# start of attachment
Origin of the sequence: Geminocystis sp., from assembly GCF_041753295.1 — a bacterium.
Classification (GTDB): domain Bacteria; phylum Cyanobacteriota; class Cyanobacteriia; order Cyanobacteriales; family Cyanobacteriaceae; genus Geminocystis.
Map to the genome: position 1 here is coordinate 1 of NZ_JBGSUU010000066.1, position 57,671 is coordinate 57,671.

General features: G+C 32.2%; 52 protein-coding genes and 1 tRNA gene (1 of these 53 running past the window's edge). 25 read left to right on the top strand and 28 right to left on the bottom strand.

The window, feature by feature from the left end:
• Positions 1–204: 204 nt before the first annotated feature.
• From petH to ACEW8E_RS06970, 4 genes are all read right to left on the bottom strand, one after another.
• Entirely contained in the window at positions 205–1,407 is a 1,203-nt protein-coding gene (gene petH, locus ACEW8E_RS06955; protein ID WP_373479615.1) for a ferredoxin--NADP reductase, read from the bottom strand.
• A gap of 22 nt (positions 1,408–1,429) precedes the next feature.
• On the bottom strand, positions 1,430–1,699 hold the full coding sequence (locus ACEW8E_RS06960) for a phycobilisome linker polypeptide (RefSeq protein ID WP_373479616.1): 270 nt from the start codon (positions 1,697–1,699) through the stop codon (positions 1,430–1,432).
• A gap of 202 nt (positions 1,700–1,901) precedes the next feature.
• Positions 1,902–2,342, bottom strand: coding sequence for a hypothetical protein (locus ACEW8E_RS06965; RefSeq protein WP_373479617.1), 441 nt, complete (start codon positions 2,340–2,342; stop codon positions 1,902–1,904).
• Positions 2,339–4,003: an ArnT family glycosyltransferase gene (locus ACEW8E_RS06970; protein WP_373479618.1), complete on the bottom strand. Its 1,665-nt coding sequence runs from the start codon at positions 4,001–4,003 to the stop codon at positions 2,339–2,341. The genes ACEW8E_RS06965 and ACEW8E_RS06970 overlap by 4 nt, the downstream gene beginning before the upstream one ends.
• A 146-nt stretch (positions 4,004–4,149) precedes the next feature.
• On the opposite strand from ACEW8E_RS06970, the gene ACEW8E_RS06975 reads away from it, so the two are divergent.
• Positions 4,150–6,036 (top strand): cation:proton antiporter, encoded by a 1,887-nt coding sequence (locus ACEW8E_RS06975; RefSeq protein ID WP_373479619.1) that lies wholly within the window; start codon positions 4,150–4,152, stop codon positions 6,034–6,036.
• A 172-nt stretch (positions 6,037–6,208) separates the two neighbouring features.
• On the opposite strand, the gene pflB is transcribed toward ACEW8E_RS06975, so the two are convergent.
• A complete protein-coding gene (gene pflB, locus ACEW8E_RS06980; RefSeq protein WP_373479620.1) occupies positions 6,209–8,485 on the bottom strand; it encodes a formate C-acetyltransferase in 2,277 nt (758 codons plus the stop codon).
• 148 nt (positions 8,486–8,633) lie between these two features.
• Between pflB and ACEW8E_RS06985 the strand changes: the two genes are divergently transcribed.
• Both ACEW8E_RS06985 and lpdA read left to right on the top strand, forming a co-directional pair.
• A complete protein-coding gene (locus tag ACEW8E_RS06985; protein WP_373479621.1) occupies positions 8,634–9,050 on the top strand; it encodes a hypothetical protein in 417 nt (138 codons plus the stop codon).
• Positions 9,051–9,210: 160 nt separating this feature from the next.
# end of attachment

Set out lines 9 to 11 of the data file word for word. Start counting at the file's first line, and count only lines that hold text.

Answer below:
• A gap of 22 nt (positions 1,408–1,429) precedes the next feature.
• On the bottom strand, positions 1,430–1,699 hold the full coding sequence (locus ACEW8E_RS06960) for a phycobilisome linker polypeptide (RefSeq protein ID WP_373479616.1): 270 nt from the start codon (positions 1,697–1,699) through the stop codon (positions 1,430–1,432).
• A gap of 202 nt (positions 1,700–1,901) precedes the next feature.